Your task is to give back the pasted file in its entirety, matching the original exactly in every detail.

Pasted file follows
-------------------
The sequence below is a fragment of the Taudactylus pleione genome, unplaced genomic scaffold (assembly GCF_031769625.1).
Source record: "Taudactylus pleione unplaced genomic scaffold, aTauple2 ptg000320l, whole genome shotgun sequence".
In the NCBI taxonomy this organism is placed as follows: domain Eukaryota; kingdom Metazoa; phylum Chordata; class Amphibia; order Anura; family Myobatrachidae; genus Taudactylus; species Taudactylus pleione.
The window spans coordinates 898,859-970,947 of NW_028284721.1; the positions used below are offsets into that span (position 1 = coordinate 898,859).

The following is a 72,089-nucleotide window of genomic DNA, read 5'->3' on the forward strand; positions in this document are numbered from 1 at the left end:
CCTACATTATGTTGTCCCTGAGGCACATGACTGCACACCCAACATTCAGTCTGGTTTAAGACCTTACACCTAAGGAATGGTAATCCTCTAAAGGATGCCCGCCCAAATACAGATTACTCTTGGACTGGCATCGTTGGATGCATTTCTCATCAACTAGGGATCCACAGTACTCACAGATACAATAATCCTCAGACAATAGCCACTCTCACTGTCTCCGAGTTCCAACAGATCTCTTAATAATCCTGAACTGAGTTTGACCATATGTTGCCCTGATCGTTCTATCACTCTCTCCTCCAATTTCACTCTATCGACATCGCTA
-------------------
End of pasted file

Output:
The sequence below is a fragment of the Taudactylus pleione genome, unplaced genomic scaffold (assembly GCF_031769625.1).
Source record: "Taudactylus pleione unplaced genomic scaffold, aTauple2 ptg000320l, whole genome shotgun sequence".
In the NCBI taxonomy this organism is placed as follows: domain Eukaryota; kingdom Metazoa; phylum Chordata; class Amphibia; order Anura; family Myobatrachidae; genus Taudactylus; species Taudactylus pleione.
The window spans coordinates 898,859-970,947 of NW_028284721.1; the positions used below are offsets into that span (position 1 = coordinate 898,859).

The following is a 72,089-nucleotide window of genomic DNA, read 5'->3' on the forward strand; positions in this document are numbered from 1 at the left end:
CCTACATTATGTTGTCCCTGAGGCACATGACTGCACACCCAACATTCAGTCTGGTTTAAGACCTTACACCTAAGGAATGGTAATCCTCTAAAGGATGCCCGCCCAAATACAGATTACTCTTGGACTGGCATCGTTGGATGCATTTCTCATCAACTAGGGATCCACAGTACTCACAGATACAATAATCCTCAGACAATAGCCACTCTCACTGTCTCCGAGTTCCAACAGATCTCTTAATAATCCTGAACTGAGTTTGACCATATGTTGCCCTGATCGTTCTATCACTCTCTCCTCCAATTTCACTCTATCGACATCGCTA